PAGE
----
Export citation  
  5. James T. Turner Jr (forthcoming). No Explanation of Persons, No Explanation of Resurrection: On Lynne Baker's Constitution View and the Resurrection of Human Persons. International Journal for Philosophy of Religion:1-21.score: 18.0
    I don’t think Lynne Rudder Baker’s constitution view can account for personal identity problems of a synchronic or diachronic nature. As such, it cannot accommodate the Christian’s claim of eschatological bodily resurrection-a principle reason for which she gives this account. In light of this, I press objections against her constitution view in the following ways: First, I critique an analogy she draws between Aristotle’s “accidental sameness” and constitution. Second, I address three problems for Baker’s constitution view [‘Constitution Problems’ (CP)], (...)
    Direct download (2 more)  
     
    My bibliography  
     
    Export citation  
  6. Emmanuel Falque (2012). The Metamorphosis of Finitude: An Essay on Birth and Resurrection. Fordham University Press.score: 15.0
    This book starts off from a philosophical premise: nobody can be in the world unless they are born into the world.
    Direct download  
     
    My bibliography  
     
    Export citation  
  7. Stephen T. Davis (2001). Physicalism and Resurrection. In Kevin J. Corcoran (ed.), Soul, Body, and Survival. Ithaca: Cornell University Press.score: 15.0
  8. Hugh Chandler (2010). Wittgenstein on the Resurrection. Philosophical Investigations 33 (4):321-338.score: 12.0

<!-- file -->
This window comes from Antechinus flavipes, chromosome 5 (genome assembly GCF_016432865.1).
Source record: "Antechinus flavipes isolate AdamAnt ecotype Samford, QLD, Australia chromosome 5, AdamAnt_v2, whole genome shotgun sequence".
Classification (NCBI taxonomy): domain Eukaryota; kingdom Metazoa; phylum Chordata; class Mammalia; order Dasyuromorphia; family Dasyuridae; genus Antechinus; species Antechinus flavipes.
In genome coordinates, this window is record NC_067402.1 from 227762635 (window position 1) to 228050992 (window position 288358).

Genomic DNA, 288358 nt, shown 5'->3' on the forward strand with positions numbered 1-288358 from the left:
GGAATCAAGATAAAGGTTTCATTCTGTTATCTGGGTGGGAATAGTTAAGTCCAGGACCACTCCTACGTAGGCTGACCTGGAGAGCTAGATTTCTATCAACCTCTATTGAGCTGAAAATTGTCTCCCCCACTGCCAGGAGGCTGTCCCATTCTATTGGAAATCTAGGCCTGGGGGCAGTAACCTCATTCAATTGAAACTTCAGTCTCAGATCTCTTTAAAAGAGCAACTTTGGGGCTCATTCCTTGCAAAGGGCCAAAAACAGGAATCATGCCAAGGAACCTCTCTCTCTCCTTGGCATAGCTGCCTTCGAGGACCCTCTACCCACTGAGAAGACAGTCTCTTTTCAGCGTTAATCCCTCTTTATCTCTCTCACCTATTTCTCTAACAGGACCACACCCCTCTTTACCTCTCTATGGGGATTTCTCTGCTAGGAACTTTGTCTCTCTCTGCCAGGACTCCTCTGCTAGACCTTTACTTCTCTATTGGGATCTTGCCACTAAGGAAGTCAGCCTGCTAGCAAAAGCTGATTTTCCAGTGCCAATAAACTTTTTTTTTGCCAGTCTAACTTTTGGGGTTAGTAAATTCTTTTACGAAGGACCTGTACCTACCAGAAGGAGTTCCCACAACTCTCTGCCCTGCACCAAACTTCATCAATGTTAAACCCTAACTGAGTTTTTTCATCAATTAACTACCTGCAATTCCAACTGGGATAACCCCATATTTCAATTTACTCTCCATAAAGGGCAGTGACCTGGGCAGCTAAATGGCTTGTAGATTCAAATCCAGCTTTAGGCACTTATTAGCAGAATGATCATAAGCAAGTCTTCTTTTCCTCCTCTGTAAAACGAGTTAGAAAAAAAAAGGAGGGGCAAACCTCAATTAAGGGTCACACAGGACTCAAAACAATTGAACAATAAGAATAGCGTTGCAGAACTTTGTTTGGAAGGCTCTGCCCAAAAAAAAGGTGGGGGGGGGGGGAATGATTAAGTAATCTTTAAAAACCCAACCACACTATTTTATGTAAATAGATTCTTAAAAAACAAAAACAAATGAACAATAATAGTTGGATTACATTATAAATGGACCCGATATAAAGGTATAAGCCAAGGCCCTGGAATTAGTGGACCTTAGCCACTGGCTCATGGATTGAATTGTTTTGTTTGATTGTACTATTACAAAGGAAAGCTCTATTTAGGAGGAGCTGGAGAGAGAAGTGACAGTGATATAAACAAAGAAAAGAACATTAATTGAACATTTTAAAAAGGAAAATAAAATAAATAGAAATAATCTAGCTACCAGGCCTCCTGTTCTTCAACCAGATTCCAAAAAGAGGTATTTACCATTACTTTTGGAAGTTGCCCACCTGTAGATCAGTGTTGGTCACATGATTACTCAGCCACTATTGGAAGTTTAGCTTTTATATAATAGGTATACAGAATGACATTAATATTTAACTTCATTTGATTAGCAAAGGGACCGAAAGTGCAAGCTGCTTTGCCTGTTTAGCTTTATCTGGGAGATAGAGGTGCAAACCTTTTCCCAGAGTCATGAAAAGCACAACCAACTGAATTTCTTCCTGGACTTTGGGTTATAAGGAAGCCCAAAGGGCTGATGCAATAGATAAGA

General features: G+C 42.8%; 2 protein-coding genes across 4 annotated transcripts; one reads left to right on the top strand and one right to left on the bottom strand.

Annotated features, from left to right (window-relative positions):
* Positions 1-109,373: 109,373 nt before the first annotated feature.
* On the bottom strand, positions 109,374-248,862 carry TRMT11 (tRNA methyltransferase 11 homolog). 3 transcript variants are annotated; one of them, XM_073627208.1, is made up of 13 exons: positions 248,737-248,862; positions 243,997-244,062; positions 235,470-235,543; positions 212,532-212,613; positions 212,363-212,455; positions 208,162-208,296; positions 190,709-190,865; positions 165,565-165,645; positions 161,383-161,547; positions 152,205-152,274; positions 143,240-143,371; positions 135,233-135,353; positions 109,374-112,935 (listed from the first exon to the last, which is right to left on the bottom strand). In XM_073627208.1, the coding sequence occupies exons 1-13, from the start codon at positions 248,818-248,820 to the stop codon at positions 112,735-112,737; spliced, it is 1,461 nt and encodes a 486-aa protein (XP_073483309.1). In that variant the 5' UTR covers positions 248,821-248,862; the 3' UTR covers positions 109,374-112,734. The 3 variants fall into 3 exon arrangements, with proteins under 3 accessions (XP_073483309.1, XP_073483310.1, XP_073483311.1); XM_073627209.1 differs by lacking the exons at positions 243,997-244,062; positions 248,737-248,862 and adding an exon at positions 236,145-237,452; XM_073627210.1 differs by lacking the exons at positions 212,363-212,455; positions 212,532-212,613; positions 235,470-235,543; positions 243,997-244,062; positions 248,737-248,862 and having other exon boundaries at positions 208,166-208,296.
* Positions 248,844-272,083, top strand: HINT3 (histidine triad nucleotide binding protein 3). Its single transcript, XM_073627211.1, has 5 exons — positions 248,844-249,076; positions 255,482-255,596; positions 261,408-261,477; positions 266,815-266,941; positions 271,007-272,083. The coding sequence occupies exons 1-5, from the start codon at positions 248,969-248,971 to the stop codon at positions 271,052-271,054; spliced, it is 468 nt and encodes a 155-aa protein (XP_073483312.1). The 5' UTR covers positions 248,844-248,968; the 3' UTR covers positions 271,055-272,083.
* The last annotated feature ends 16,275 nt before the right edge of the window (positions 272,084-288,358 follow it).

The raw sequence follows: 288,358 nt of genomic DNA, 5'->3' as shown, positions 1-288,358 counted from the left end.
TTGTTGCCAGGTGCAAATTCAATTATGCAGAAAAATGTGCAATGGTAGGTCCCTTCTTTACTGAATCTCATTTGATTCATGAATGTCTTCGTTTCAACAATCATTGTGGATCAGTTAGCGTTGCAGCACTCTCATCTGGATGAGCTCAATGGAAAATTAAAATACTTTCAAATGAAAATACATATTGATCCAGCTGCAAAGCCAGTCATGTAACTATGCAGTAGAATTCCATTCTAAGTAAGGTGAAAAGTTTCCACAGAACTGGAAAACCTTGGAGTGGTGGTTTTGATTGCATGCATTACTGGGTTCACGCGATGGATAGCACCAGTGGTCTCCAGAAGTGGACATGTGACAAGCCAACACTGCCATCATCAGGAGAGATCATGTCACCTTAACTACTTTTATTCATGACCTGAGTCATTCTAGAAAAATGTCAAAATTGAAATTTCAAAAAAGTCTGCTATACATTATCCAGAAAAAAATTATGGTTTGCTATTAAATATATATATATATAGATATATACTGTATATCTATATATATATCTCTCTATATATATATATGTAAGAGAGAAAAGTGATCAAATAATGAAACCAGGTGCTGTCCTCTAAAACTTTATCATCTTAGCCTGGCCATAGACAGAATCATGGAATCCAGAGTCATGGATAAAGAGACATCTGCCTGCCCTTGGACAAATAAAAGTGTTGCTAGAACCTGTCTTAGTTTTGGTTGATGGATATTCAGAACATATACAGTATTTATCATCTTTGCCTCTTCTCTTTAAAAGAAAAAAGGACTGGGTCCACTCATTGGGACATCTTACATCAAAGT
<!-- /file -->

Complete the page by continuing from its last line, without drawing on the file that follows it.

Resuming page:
Wittgenstein probably did not believe in Christ's Resurrection (as an historical event), but he may well have believed that if he had achieved a higher level of devoutness he would believe it. His view seems to have been that devout Christians are right in holding onto this belief tenaciously even though, in fact, it's false. It's historical falsity, is compatible with its religious validity, so to speak. So far as I can see, he did not think that devout Christians (...)
    Direct download (5 more)  
     
    My bibliography  
     
    Export citation  
  9. Lynne Rudder Baker (2007). Persons and the Metaphysics of Resurrection. Religious Studies 43 (3):333-348.score: 12.0
    Theories of the human person differ greatly in their ability to underwrite a metaphysics of resurrection. This paper compares and contrasts a number of such views in light of the Christian doctrine of resurrection. In a Christian framework, resurrection requires that the same person who exists on earth also exists in an afterlife, that a postmortem person be embodied, and that the existence of a postmortem person is brought about by a miracle. According to my view of (...)
    Direct download (8 more)  
     
    My bibliography  
     
    Export citation  
  10. David Hershenov (2003). The Metaphysical Problem of Intermittent Existence and the Possibility of Resurrection. Faith and Philosophy 20 (1):24-36.score: 12.0
    If one does not possess an immaterial and immortal soul, then the prospect of conscious experience after death would appear to depend upon the metaphysical possibility of the resurrection of one’s biological life.[i] By “resurrection,” I don’t mean just the possibility that a dead but still existing and well preserved individual could be brought back to life. My contention is that the human organism can even cease to exist, perhaps as a result of cremation or extensive decay, and (...)